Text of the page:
'According to my daughter, they are locked in a cellar,' said the mayor. He stared at the finger. 'Locked in by your talking rats?' said Raufman. 'Locked in by my daughter,' said the mayor, calmly. 'Take your finger away, Mr Raufman. She's taken the watchmen down there. She's making very serious allegations, Mr Raufman. She says there's a lot of food stored under their shed. She says they've been stealing it and selling it to the river traders. The head rat-catcher is your brother-in-law, isn't he, Mr Raufman? I remember you were very keen to see him appointed, weren't you?' There was a commotion outside. Sergeant Doppelpunkt pushed his way through, grinning broadly, and laid a big sausage on the table. 'One sausage is hardly theft,' said Raufman. There was rather more commotion in the crowd, which parted to reveal what was, strictly speaking, a very slowly moving Corporal Knopf. This fact only became clear, though, when he'd been stripped of three bags of grain, eight strings of sausages, a barrel of pickled beetroot and fifteen cabbages. Sergeant Doppelpunkt saluted smartly, to the sound of muffled swearing and falling cabbages. 'Requesting permission to take six men to help us bring up the rest of the stuff, sir!' he said, beaming happily. 'Where are the rat-catchers?' said the mayor. 'In deep… trouble, sir,' said the sergeant. 'I asked them if they wanted to come out, but they said they'd like to stay in there a bit longer, thanks all the same, although they'd like a drink of water and some fresh trousers.'

'Was that all they said?' Sergeant Doppelpunkt pulled out his notebook. 'No, sir, they said quite a lot. They were crying, actually. They said they'd confess to everything in exchange for the fresh trousers. Also, sir, there was this.' The sergeant stepped out and came back with a heavy box, which he thumped down onto the polished table. 'Acting on information received from a rat, sir, we took a look under one of the floorboards. There must be more'n two hundred dollars in it. Ill-gotten gains, sir.'

'You got information from a rat?' The sergeant pulled Sardines out of his pocket. The rat was eating a biscuit, but he raised his hat politely. 'Isn't that a bit… unhygienic?' said the mayor. 'No, guv, he's washed his hands,' said Sardines. 'I was talking to the sergeant!'

'No, sir. Nice little chap, sir. Very clean. Reminds me of a hamster I used to have when I was a lad, sir.'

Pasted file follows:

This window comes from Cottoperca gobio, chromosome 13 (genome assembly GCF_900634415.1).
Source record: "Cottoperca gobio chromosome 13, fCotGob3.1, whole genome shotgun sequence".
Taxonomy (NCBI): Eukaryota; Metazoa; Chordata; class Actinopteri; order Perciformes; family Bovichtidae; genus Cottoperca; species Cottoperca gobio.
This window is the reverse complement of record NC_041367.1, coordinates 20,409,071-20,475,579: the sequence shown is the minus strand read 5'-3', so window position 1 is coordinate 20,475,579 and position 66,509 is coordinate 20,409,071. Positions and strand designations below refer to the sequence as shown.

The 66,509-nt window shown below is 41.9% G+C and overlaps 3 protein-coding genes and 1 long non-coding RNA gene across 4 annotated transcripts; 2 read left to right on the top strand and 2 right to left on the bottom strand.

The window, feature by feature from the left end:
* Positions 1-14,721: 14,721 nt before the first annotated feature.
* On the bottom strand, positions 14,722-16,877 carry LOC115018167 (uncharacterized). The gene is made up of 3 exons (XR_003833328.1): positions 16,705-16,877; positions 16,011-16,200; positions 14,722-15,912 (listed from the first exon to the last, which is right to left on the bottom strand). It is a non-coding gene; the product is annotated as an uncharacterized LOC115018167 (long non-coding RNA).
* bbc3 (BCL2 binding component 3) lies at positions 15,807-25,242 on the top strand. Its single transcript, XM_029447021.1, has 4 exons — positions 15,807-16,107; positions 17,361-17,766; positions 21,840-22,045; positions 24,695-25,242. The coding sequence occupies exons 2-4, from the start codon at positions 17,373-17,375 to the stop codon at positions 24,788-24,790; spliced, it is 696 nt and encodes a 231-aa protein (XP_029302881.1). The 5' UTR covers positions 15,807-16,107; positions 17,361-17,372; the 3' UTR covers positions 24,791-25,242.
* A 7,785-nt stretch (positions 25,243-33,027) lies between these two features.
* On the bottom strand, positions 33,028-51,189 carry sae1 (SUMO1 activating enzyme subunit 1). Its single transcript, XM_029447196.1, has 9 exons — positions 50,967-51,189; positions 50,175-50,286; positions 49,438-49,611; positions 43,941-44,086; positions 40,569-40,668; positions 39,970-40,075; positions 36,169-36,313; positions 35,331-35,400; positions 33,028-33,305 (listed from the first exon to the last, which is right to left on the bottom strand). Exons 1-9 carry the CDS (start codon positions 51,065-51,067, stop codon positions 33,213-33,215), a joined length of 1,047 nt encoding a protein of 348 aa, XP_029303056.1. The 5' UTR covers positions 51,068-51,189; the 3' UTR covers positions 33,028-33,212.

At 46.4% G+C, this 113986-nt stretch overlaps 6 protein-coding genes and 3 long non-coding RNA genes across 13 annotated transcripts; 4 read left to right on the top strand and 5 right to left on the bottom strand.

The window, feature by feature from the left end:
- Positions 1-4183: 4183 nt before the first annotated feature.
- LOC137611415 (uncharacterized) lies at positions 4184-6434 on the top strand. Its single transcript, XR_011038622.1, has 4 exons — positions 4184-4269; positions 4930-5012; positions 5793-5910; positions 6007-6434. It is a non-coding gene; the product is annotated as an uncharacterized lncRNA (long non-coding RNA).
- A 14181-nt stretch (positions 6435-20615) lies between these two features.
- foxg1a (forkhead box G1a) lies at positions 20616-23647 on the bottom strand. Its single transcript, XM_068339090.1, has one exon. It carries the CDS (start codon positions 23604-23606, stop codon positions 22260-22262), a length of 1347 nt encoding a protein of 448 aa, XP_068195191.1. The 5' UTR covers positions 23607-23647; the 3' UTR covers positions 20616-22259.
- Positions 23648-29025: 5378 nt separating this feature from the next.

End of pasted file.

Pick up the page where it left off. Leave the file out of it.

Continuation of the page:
'Well, thank you, sergeant, well done, please go and-'

'His name was Horace,' added the sergeant helpfully. 'Thank you, sergeant, and now-'

'Does me good to see little cheeks bulging with grub again, sir.'

'Thank you, sergeant!' When the sergeant had left, the mayor turned and stared at Mr Raufman. The man had the grace to look embarrassed. 'I hardly know the man,' he said. 'He's just somebody my sister married, that's all! I hardly ever see him!'

'I quite understand,' said the mayor. 'And I've no intention of asking the sergeant to go and search your larder,' and he gave another little smile, and a sniff, and added, 'yet. Now, where were we?'

'I was about to tell you a story,' said Maurice. The town council stared at him.

'And your name is-?' said the mayor, who was feeling in quite a good mood now. 'Maurice,' said Maurice. 'I'm a freelance negotiator, style of thing. I can see it's difficult for you to talk to rats, but humans like talking to cats, right?'

'Like in Dick Livingstone?' said Hopwick. 'Yeah, right, him yeah, and-' Maurice began. 'And Puss in Boots?' said Corporal Knopf. 'Yeah, right, books,' said Maurice, scowling. 'Anyway… cats can talk to rats, OK? And I'm going to tell you a story. But first, I'm going to tell you that my clients, the rats, will all leave this town if you want them to, and they won't come back. Ever.' The humans stared at him. So did the rats. 'Will we?' said Darktan. 'Will they?' said the mayor. 'Yes,' said Maurice. 'And now, I'm going to tell you a story about the lucky town. I don't know its name yet. Let's suppose my clients leave here and move down river, shall we? There are lots of towns on this river, I'll be bound. And somewhere there's a town that'll say, why, we can do a deal with the rats. And that will be a very lucky town, because then there'll be rules, see?'